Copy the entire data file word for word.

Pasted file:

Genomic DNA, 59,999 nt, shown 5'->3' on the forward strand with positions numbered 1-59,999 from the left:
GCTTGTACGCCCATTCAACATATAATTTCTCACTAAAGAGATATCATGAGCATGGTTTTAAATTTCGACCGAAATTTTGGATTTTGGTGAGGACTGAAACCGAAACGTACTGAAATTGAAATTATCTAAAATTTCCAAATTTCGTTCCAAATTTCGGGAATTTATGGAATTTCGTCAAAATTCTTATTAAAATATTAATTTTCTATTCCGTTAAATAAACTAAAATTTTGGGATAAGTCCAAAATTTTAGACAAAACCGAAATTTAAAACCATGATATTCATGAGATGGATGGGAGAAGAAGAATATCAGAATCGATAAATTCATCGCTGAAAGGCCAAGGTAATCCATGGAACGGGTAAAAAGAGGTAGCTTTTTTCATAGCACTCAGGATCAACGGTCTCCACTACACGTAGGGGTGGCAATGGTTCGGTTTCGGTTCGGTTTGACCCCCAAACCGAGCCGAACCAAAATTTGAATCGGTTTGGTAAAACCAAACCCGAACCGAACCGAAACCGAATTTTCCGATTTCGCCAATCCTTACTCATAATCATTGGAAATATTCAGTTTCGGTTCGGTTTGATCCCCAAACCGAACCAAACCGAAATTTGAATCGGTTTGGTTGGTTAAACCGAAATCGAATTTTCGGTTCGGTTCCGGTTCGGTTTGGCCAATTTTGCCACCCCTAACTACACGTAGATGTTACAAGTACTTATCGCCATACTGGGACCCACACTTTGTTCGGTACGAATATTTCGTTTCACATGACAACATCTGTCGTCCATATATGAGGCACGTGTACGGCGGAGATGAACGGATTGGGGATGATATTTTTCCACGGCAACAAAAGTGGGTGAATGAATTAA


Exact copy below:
Genomic DNA, 59,999 nt, shown 5'->3' on the forward strand with positions numbered 1-59,999 from the left:
GCTTGTACGCCCATTCAACATATAATTTCTCACTAAAGAGATATCATGAGCATGGTTTTAAATTTCGACCGAAATTTTGGATTTTGGTGAGGACTGAAACCGAAACGTACTGAAATTGAAATTATCTAAAATTTCCAAATTTCGTTCCAAATTTCGGGAATTTATGGAATTTCGTCAAAATTCTTATTAAAATATTAATTTTCTATTCCGTTAAATAAACTAAAATTTTGGGATAAGTCCAAAATTTTAGACAAAACCGAAATTTAAAACCATGATATTCATGAGATGGATGGGAGAAGAAGAATATCAGAATCGATAAATTCATCGCTGAAAGGCCAAGGTAATCCATGGAACGGGTAAAAAGAGGTAGCTTTTTTCATAGCACTCAGGATCAACGGTCTCCACTACACGTAGGGGTGGCAATGGTTCGGTTTCGGTTCGGTTTGACCCCCAAACCGAGCCGAACCAAAATTTGAATCGGTTTGGTAAAACCAAACCCGAACCGAACCGAAACCGAATTTTCCGATTTCGCCAATCCTTACTCATAATCATTGGAAATATTCAGTTTCGGTTCGGTTTGATCCCCAAACCGAACCAAACCGAAATTTGAATCGGTTTGGTTGGTTAAACCGAAATCGAATTTTCGGTTCGGTTCCGGTTCGGTTTGGCCAATTTTGCCACCCCTAACTACACGTAGATGTTACAAGTACTTATCGCCATACTGGGACCCACACTTTGTTCGGTACGAATATTTCGTTTCACATGACAACATCTGTCGTCCATATATGAGGCACGTGTACGGCGGAGATGAACGGATTGGGGATGATATTTTTCCACGGCAACAAAAGTGGGTGAATGAATTAA